Several months ago, I decided to explore a somewhat obscure topic of outbound per-application firewall control in Linux. A concept that Windows users are well familiar with, it’s been around for ages, providing Windows folks with a heightened sense of – if not practical factual – protection against rogues residing in their system and trying to phone home.
In Linux, things are a little different, but with the growing flux of Windows converts arriving at the sandy shores of open-source, the notion of need for outbound control of applications has also risen, giving birth to software designed to allay fears if not resolve problems. My first attempt to play with Leopard Flower and Douane was somewhat frustrating. Now, I’m going to revisit the test, focusing only on the former.
The last time, I struggled somewhat with Leopard Flower (lpfw). The program just didn’t work well for me, and the testing ended up being a fiasco. This time around, things were a little better, but still somewhat wonky. To begin with, compiling from sources is so 80s. Then, you actually need to run the firewall service yourself, by hand. And, if you want it to run all the time, you will need to daemonize it and whatnot. Hint, startup service, but I understand this introduces development and packaging overhead, because the Linux landscape is very simple and uniform to manage.
There’s no installation command either, so your firewall will run wherever you place it. The actual service and the GUI component are two separate parts, the first being a binary, the second a python script. You need root permissions to launch the service, of course, but the frontend should run as a regular user. If you do launch it as root, you will also suffer from a visual inconsistency, at least on Gnome as tested using Werewolf Gnome edition.
Your problems do not end there. The firewall will not work correctly if you do not launch both components, service then frontend. In fact, it took me two attempts to get lpfw to function correctly. Meanwhile, my network traffic was blocked, and I couldn’t do anything. It seems you need the GUI component to allow or deny network requests, so if it’s not active, the firewall just blocks everything.
nfq_handle - raddr: 192.168.2.1 laddr:192.168.2.104 socket not found in cache socket found with state:07 in socket handle found after searching procfd <UDP remote 192.168.2.1:53 local 52114 /usr/sbin/dnsmasq 1031 (frontend not active) drop
Eventually, I started getting the right prompts and allowing things. The network resumed breathing, and the overall performance and throughput were reasonable enough. You do need to be aware that lpfw can only control a small subset of your traffic. To be honest, yes, UDP and TCP are good enough for most cases, but the limitations aren’t encouraging.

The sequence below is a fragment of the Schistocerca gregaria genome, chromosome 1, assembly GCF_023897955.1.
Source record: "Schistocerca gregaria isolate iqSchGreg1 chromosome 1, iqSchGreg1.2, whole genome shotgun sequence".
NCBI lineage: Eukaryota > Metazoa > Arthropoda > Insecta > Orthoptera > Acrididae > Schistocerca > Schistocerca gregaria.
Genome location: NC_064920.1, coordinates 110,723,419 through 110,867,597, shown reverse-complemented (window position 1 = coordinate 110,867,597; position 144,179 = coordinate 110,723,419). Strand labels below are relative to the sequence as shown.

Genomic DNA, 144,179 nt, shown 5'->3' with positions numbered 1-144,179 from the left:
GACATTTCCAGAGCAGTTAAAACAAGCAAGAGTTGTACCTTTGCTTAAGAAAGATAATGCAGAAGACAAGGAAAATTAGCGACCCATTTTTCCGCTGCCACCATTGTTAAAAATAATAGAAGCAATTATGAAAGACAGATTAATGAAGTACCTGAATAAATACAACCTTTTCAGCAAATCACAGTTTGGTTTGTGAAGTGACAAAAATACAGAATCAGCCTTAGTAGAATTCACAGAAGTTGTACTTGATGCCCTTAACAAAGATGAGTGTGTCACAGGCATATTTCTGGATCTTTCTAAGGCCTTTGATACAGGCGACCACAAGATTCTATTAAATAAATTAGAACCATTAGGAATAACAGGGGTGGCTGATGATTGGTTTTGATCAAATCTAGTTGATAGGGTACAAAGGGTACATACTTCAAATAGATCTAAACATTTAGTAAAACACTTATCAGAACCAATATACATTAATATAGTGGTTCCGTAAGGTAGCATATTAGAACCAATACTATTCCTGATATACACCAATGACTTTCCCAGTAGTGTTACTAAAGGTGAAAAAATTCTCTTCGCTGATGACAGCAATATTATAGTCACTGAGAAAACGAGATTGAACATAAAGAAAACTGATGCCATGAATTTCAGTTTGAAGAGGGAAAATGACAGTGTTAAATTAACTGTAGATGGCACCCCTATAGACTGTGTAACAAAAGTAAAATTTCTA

The workflow is intrusive, as you can imagine, because you need to allow pretty much all and every outgoing connection, including your browser plugins, DNS traffic, updates, and other services. It is important to remember that your answers will dictate the health and sanity of your system. You can always reset the firewall and/or delete rules, but you need to be aware of the implications and possible quirks as a direct result of your tweaking.
The popups are fairly descriptive. However, they are not necessarily practical enough to help you decide if you ought to allow traffic. If you have just started a browser, yes, it makes sense. But what if you get a sudden prompt, out of the blue, while doing nothing Internet facing? Worse, what if you do get a popup while browsing? Is this somewhat related to your activity?
Take the Firefox plugin container as an example. I had lpfw alert me on this. As it happens I was trying to perform a speed test, but then, for that matter, the plugin may have been compromised by a web page, and it was now asking to connect to a remote server, to grab some nefarious data. How would you know the difference? Only when you expect it? Nah, that does not count.
Leopard Flower was behaving well-ish, but then a few more weird things happened. I realized I wasn’t able to actually close the GUI window. It would vanish, but the command line prompt would remain stuck and never return.
While the GUI was missing, the firewall continued working. But in an erratic way. It did prompt me for Opera, but not for Steam, and the latter was able to connect to remote servers without any problems. I’m wondering what the desired behavior is. If the GUI has been closed, is the firewall still active and protecting the system? What about new connections? I don’t have a record of consistent behavior to actually tell you, and this bothers me. At the very least, firewall rules are preserved between runs. It wasn’t smooth sailing, but at least, we were afloat.
('Sending:', 'LIST') In askUser allow clicked ('Sending:', 'ADD L3Vzci9zYmluL2Ruc21hc3E= 1031 ALLOW_ALWAYS') In askUser allow clicked ('Sending:', 'ADD L3Vzci9saWIvZmlyZWZveC9maXJlZm94 1942 ALLOW_ALWAYS') In askUser allow clicked ('Sending:', 'ADD L3Vzci9saWIvZmlyZWZveC9wbHVnaW4tY29udGFpbmVy 5638 ALLOW_ALWAYS')